USDA Loan Pros and Cons
Homeownership can be expensive, but with the right mortgage, you can save thousands of dollars over the life of your loan.
With so many options available for borrowers, home buyers may forget about government-backed programs like the USDA loan. USDA loans are guaranteed by the Rural Development Guaranteed Housing Loan program from the US Department of Agriculture (USDA) and can provide mortgage assistance to help you become a homeowner while spending less.
With a USDA loan, you can expect a zero percent down payment in eligible rural towns. But is this loan right for you? Let’s discuss USDA loans, including their pros and cons, to help you make the right decision for you and your family.
- USDA loans are guaranteed by the USDA and can reduce the costs of homeownership with no down payment requirements and lower interest rates.
- A USDA loan is not for everyone; some borrowers won’t qualify based on their income, while others may choose a different type of loan so they’re not limited to rural locations.
- The benefits of USDA loans include no down payment requirement, lower credit score requirements, competitive interest rates, and no PMI required for low or no down payments.
What Is a USDA Loan?
USDA loans are a type of mortgage assistance program that can reduce the costs of buying a home. These loans are designed for low- to moderate-income families who wish to purchase properties in rural areas and can be used to purchase or refinance an existing property.
These loans are designed to help individuals who may not qualify for other types of home loans achieve their dreams of homeownership because they don’t require a down payment and have low interest rates and more favorable terms.
How Does a USDA Loan Work?
There are two types of USDA loans. Guaranteed loans are issued through a private lender like Griffin Funding, while USDA direct loans are issued directly through the USDA. However, USDA direct loans typically come with more stringent requirements, and borrowers must be considered low-income and unable to obtain any other type of financial assistance.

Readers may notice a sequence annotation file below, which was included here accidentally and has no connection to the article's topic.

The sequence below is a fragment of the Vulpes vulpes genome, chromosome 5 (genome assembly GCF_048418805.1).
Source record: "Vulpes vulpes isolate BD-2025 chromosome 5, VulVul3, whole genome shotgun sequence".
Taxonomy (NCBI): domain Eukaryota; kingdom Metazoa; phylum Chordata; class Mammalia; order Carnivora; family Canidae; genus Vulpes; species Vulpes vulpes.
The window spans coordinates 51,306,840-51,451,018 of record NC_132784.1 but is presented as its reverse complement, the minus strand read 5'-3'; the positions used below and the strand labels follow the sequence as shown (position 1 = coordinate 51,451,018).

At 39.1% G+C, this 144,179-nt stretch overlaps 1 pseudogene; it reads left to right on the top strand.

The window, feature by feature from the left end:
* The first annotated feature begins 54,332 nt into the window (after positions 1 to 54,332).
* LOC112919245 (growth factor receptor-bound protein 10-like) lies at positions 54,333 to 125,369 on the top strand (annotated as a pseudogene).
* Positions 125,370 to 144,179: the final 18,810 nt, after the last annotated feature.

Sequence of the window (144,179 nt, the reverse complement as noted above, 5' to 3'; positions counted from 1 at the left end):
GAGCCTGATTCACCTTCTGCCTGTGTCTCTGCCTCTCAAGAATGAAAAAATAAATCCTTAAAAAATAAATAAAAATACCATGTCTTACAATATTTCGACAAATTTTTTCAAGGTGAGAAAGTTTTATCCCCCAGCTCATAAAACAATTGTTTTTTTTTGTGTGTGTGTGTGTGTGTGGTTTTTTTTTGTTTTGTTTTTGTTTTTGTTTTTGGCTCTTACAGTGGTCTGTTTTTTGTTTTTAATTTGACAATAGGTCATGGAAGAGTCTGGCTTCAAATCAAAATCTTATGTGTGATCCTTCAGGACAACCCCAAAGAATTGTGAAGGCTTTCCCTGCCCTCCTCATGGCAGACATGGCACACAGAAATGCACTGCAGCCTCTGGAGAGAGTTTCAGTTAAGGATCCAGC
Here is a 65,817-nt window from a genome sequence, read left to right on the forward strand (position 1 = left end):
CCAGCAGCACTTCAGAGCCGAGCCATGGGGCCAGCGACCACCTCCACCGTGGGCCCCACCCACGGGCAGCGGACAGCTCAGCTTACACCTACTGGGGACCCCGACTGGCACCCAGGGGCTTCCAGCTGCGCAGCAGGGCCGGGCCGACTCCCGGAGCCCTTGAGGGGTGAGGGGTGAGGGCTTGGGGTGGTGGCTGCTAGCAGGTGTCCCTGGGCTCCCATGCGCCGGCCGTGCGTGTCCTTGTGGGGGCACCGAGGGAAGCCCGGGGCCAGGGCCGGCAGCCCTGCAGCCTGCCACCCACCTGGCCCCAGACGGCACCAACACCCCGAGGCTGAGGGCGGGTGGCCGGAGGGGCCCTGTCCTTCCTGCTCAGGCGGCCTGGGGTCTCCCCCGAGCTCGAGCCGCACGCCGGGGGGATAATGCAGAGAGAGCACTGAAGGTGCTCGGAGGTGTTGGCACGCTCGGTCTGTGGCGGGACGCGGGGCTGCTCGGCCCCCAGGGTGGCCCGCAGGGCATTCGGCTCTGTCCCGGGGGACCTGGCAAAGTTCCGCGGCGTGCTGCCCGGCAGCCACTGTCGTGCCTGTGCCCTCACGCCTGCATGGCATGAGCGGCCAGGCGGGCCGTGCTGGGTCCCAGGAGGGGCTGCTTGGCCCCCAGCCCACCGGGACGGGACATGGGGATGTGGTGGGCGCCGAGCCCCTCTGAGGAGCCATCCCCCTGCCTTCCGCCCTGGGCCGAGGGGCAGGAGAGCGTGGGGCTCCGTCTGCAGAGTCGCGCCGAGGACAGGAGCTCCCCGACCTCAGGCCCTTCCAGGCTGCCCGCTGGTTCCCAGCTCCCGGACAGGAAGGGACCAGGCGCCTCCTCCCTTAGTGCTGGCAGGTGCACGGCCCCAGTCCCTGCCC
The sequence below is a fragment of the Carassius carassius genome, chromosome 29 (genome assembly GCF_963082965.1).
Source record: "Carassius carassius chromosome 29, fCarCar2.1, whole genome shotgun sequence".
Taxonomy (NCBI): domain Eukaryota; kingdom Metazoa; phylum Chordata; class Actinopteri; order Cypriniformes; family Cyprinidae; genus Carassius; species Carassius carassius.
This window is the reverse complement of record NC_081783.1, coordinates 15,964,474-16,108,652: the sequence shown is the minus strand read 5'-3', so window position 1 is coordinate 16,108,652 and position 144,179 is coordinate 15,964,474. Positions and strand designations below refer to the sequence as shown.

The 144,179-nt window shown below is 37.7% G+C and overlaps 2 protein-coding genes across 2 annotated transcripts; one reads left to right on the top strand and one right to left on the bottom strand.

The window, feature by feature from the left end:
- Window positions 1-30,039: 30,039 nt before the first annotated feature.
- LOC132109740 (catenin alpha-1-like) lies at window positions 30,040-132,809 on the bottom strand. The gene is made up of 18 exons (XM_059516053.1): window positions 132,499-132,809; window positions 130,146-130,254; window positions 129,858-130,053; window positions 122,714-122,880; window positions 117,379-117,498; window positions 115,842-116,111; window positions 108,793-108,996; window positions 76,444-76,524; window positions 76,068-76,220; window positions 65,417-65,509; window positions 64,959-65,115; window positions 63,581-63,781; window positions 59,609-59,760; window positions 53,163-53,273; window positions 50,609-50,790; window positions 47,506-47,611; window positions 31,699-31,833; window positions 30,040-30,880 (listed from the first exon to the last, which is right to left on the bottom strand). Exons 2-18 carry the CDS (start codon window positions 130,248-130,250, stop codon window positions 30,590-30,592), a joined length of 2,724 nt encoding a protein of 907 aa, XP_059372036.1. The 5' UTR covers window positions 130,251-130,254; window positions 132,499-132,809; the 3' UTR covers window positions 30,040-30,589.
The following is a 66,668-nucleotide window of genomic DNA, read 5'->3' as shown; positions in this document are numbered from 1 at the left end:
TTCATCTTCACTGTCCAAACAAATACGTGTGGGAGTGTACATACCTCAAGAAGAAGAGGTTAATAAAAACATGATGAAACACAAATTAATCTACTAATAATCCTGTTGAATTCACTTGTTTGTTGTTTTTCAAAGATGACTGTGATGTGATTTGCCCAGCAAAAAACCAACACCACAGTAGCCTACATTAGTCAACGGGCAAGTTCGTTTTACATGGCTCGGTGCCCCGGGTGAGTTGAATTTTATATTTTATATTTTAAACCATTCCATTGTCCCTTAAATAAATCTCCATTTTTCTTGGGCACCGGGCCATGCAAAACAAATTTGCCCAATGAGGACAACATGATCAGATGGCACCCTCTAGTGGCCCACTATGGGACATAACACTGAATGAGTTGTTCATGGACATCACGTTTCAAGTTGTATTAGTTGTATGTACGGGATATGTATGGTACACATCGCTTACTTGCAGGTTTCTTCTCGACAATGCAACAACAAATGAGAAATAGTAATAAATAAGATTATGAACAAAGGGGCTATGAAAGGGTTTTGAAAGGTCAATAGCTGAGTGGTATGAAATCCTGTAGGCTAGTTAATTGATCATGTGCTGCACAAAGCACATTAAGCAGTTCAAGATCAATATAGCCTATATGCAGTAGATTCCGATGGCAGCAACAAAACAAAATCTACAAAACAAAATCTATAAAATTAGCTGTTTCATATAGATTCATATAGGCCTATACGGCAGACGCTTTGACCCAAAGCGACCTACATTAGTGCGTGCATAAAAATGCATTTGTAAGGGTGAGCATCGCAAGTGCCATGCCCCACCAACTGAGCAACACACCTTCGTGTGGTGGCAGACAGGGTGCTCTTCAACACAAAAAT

USDA loans make getting approved for a loan easier because they have more flexible lending criteria when you get them from a private lender. With these loans, you can get 100% financing and avoid needing a down payment while taking advantage of incredibly low interest rates.
The USDA loan is only available for properties in rural areas, which are defined as places not part of an urban area with small populations. You can use the USDA map to find eligible areas that match these guidelines.
When applying for a loan, USDA loans work similarly to other mortgage programs when you work with a private lender. However, unlike other loan options, USDA loans don’t have prepayment penalties.
Like some other government-backed loans, you can’t use USDA loans for vacation investment properties; they can only be used for primary residences. However, you can use these loans to purchase any type of primary residence, ranging from newly built homes and foreclosures to condos and manufactured homes, as long as they’re located in a rural area.
USDA Loan Qualification Requirements
Since USDA loans are backed by the government, they have their own set of eligibility requirements in addition to your specific lenders’ requirements. To qualify for a USDA loan, you’ll need to meet the following requirements:
USDA loans are designed for low- to middle-income families, so there are limits on how much you can earn. Your income can’t be more than 115% of the medium income in the area where you wish to purchase the property.
Additionally, you must demonstrate your ability to repay the loan to your lender, which means having a stable source of income and a DTI of 43% or lower. Exact qualifications vary by lender.
The USDA doesn’t set credit score requirements, so it’s up to the lender. Most lenders like to see a score of at least 640, but you may still qualify for a USDA loan with bad credit, depending on the lender and other factors.
Debt-to-income (DTI) ratio
Your DTI measures the amount of your gross income that goes towards paying your debts every month. Most lenders like to see a DTI of no more than 41%, standard with most types of loans. What this means is that no more than 41% of your income goes toward debts like existing mortgages, car and personal loans, credit cards, and so forth.
The property must be located in an eligible rural area to qualify for a USDA loan. The USDA provides an interactive map that can help you search for areas or particular properties to determine their eligibility.